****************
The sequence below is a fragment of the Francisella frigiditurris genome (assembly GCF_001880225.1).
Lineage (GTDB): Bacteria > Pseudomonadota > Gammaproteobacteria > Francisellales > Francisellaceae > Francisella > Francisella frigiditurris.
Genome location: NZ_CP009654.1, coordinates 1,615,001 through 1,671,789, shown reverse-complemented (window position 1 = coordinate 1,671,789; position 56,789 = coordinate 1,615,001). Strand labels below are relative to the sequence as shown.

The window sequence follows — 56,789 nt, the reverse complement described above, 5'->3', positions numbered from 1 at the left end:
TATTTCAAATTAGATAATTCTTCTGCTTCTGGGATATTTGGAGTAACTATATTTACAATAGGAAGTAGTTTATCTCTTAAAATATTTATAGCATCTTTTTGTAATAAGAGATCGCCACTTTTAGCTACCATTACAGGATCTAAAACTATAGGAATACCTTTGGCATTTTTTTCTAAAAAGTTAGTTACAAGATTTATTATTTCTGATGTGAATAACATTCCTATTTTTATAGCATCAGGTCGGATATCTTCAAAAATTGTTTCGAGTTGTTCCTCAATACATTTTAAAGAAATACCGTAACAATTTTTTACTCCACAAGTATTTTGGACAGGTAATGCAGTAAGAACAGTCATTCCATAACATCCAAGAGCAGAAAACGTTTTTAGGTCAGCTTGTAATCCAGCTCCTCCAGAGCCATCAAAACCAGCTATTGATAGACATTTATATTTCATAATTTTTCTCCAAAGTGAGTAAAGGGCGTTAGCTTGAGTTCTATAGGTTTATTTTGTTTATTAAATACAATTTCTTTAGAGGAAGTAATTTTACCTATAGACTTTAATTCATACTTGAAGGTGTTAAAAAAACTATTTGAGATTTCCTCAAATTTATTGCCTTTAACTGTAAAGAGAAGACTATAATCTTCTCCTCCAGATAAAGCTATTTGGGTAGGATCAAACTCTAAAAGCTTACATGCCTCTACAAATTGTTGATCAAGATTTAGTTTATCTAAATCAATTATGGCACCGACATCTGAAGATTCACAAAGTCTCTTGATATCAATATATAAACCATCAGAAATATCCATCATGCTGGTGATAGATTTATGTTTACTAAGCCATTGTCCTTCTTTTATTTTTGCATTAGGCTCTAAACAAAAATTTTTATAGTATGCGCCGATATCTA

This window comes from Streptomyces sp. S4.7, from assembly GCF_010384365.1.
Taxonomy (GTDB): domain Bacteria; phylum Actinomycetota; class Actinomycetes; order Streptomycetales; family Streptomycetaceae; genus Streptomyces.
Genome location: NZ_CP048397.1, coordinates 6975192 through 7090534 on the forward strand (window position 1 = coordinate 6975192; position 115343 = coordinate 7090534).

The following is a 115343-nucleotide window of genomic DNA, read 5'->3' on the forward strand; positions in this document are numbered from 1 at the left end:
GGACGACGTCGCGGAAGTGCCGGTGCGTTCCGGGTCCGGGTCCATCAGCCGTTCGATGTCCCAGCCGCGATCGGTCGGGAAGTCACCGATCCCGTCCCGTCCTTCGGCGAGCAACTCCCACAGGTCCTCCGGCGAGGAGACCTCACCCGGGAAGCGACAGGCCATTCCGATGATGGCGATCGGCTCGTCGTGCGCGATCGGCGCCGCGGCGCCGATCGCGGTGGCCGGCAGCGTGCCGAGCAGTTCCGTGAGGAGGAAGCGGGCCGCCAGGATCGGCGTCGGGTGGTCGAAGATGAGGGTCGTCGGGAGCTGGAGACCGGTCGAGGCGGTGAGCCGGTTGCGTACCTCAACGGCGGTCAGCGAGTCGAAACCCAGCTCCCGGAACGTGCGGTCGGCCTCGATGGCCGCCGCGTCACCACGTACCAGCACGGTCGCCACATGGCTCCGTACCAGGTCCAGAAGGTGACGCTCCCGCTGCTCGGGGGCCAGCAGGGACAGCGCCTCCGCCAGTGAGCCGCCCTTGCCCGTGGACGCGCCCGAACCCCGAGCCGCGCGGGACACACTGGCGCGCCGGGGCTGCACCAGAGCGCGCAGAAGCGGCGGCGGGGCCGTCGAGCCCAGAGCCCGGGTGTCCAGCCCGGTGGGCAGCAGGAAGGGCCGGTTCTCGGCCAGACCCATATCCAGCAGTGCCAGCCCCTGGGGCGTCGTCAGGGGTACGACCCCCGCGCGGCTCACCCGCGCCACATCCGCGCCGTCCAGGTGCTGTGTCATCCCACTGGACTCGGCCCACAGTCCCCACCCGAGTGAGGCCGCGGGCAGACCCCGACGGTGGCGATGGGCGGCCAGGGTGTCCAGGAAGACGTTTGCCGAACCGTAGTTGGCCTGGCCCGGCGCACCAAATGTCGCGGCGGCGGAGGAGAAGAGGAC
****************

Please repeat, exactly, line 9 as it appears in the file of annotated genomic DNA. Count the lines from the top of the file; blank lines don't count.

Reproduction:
The following is a 115343-nucleotide window of genomic DNA, read 5'->3' on the forward strand; positions in this document are numbered from 1 at the left end: